This worksheet is to help you put together your reasons for refusing to immunize on religious or philosophical grounds. There is no need to show this sheet to anyone. You do not need anyone's permission or verification to take this kind of exemption.
Philosophical exemptions are fairly simple. All that is required for you to be able to use this exemption is that: (1) your state allows a philosophical exemption and (2) you are philosophically opposed to immunization. There is no state law that I am aware of that requires that you must explain your philosophical reasoning to anyone.
Religious exemptions are a little more complicated. Many states have a clause in their religious exemption that requires the exemptor to be a member or an adherent of a religious organization that has a written tenet opposing immunization. This appears to mean that the exemptor must either change religious affiliations or lie in order to claim the exemption if they don't belong to such a group. Or, so it would seem! Fortunately, that isn't the case.
Religious rights are guaranteed in the First Amendment of the US Constitution. States must prove a compelling state interest is at stake in order to ignore this. US Supreme Court decisions have upheld the rights of individuals seeking exemptions from immunizations based upon "personal" religious beliefs. In Frazee v. Illinois Dept. of Security, 489 US 829, 1989, they ruled a state may not deny an exemption simply because a person is not a member of a formal religious organization. The Supreme Court has also noted that nontraditional beliefs, including secular humanism, atheism, and nontheistic faiths, are all "religion" for the purpose of free exercise analysis. Fowler v. Rhode Island, 345 U.S. 67 (1953) held that it was "no business of the courts to say what is a religious practice or activity for one group is not religion under the protection of the First Amendment."
If you are challenged by your child's school, your employer, or other authority, you don't have to explain your reasoning, give your religious affiliation, or otherwise prove your right to refuse on religious grounds. If the state law requires the exemption in writing, all you have to do is present your written form. Notarization is required by some states.
Wording your exemption like the state law is helpful in avoiding challenges, but not necessary. Explaining that US law supersedes state law is pointless in most cases. Just hand them the form and refuse to debate the issue.
So why this form?? It may help to clarify your reasons for refusing vaccines and help you to see why your convictions are allowable under the law. Here are some questions which may help:
1. Do you believe that you have been gifted by God, a Higher Power, a divine source with this child and that you have the right to determine what is best for your child?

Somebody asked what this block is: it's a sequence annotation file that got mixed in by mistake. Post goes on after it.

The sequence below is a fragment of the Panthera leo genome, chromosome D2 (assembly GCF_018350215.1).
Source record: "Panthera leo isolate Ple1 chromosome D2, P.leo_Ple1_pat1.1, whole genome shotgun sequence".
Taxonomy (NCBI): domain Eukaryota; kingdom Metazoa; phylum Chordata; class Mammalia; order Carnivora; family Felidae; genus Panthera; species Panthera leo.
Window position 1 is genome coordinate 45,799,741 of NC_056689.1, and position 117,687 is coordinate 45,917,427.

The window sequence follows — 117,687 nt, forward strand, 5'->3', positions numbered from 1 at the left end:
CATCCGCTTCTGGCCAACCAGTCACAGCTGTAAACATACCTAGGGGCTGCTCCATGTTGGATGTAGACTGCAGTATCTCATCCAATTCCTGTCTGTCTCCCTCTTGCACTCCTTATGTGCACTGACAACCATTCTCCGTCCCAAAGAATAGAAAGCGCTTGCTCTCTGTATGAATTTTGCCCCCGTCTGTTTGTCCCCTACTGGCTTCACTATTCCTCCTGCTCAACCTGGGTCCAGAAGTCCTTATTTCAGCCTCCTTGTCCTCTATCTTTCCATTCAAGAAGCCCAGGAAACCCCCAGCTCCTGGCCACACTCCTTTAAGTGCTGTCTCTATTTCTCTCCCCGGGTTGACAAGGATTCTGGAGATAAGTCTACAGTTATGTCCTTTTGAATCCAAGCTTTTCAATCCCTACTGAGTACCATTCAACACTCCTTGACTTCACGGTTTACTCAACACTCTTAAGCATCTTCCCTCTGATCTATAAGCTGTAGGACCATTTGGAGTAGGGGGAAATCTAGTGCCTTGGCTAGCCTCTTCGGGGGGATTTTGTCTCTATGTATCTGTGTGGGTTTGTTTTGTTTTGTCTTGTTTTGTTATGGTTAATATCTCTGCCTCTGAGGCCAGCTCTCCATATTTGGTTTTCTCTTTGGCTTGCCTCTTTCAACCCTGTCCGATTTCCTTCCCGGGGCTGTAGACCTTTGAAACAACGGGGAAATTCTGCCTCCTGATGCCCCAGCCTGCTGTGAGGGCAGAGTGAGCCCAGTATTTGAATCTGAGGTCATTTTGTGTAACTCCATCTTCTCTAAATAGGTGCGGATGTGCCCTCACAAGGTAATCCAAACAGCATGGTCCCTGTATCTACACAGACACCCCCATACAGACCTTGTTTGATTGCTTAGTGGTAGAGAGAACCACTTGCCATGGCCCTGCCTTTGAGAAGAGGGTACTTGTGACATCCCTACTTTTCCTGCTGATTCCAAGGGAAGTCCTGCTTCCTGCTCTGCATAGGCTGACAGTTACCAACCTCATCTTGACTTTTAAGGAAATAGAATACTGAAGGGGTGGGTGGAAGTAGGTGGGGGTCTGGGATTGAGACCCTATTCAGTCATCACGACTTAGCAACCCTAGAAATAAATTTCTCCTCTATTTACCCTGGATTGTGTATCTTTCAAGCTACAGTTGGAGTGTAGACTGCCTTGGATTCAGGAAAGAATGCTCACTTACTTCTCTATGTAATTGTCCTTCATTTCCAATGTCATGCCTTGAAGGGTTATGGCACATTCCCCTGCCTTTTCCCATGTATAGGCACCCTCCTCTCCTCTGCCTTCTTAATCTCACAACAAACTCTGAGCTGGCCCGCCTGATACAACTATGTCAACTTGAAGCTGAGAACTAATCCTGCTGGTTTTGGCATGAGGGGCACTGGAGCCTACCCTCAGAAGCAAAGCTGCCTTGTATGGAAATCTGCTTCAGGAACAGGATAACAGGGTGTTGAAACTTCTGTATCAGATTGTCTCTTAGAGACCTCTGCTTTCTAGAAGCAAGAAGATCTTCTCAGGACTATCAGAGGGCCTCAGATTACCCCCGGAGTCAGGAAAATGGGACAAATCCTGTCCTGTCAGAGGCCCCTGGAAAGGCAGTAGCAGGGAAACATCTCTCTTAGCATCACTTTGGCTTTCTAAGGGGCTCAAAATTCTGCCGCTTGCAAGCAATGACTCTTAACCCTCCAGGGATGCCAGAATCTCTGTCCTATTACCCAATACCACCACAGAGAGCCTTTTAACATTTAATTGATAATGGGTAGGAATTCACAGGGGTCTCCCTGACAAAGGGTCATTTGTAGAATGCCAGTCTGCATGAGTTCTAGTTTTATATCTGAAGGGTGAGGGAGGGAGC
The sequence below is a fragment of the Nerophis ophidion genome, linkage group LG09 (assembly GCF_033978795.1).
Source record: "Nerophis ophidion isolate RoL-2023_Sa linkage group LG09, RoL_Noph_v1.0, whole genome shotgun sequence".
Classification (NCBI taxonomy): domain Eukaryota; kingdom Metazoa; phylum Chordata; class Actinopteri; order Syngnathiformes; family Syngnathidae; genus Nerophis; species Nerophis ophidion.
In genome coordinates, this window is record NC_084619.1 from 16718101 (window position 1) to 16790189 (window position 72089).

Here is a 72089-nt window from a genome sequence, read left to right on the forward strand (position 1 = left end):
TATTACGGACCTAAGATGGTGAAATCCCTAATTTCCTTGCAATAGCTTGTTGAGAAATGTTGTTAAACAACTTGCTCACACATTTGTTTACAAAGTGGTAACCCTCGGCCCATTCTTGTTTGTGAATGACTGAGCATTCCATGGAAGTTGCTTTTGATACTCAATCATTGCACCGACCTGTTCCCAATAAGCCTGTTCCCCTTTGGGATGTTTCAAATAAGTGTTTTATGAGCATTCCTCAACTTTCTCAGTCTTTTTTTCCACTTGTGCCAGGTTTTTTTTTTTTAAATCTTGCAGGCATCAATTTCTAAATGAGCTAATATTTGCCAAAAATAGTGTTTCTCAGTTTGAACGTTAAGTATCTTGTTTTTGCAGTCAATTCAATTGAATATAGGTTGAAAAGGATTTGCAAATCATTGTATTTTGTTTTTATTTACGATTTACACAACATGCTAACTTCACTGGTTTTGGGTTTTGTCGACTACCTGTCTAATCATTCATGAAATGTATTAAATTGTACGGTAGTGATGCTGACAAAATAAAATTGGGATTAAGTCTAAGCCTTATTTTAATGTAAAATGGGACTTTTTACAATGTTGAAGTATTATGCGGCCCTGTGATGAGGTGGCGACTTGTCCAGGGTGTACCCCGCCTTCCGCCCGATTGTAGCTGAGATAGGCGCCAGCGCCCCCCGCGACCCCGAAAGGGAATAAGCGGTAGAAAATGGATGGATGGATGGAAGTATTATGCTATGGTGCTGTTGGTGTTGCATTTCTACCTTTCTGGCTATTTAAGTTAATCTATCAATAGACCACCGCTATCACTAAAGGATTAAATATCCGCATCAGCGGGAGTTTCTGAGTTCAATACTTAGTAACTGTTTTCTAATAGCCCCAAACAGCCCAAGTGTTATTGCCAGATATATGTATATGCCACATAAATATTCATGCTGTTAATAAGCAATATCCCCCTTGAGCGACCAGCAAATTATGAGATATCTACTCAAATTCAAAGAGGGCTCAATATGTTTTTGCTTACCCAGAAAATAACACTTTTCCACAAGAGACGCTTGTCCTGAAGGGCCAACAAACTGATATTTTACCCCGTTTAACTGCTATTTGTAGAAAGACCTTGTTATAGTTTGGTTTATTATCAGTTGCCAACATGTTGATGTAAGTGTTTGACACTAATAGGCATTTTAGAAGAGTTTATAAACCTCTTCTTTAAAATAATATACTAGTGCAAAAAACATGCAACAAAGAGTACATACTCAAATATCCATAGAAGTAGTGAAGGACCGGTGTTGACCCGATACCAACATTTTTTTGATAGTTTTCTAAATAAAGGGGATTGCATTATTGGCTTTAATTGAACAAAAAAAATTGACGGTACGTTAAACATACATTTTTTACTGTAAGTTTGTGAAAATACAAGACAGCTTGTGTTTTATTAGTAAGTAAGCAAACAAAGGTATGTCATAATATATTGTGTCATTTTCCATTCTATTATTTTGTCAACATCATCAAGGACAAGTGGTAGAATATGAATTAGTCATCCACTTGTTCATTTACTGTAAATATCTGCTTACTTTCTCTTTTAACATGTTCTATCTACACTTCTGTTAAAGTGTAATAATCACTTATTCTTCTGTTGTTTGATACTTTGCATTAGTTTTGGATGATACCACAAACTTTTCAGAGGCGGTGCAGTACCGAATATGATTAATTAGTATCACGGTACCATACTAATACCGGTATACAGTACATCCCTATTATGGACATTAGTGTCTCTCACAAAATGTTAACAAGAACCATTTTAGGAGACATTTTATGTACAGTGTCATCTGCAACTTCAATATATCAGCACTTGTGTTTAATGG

2. Do you believe that your religious convictions apply to your child?
3. Do you believe vaccines can hurt your child's immune system by by-passing all or most of the normal methods created in your child's body to fight disease, thereby ignoring the Master Plan?
4. Do you believe the use of toxic substances like mercury, formaldehyde, aluminum sulfate, phenol, and other toxins used in the manufacture of vaccines violates your conviction about what kinds of substances should be introduced into the human body?
5. Do you believe that the use of tissue from aborted babies is morally wrong, especially when those tissues obtained by intentionally aborting a child who had been exposed to the disease?
6. Do you believe the use of biological waste (diseased pus, fecal matter, urine, etc.) in vaccine manufacturing violates your conviction about what kinds of substances should be introduced into the human body?
7. Do you believe that the use of animal genetic material to culture disease can, in fact, cause disease to cross species and cause damage to human genetic material? Do you believe this use of animal materials violates your religious convictions?
8. Do you believe that living in fear of disease is healthy or in keeping with your faith?
9. Do you believe good nutrition, good personal hygiene, and sanitary living is more likely to keep your body healthy than injecting it with toxins, waste, and disease?
10. Are you willing to buck the system and fight for your rights and the rights of your child to abstain from immunizations?
If you answer "Yes" to questions 1 and 2 and any one of the other eight questions, you are free to use a religious exemption regardless of what religion (or none) you profess.
If you now need a religious exemption letter, you can find information on the Religious Exemptions page.
Form created February, 2001 by Kathy Rateliff. You may contact her at Titus2@flash.net if you have questions or comments.
Want to know more about the issue of vaccine choice?
Titus 2 Birthing has a 42-page packet to help parents look at some of the issues regarding vaccine choice. This packet includes the above form plus many other helpful documents. Topics include: vaccine safety, disease frequency in the US, Vaccine Refusal Form, exemption information, religious concerns about vaccines, immunization registry information, vaccinations and premature babies, vaccines and immune supression, the American Association of Physicians and Surgeons policy on mandatory vaccines, additional resources, and Jock Doubleday's challenge for immunization providers to drink a vaccine additive cocktail.
If you are interested in getting a copy of this packet, contact Kathy at the above email address and she will be glad give you all of the details.
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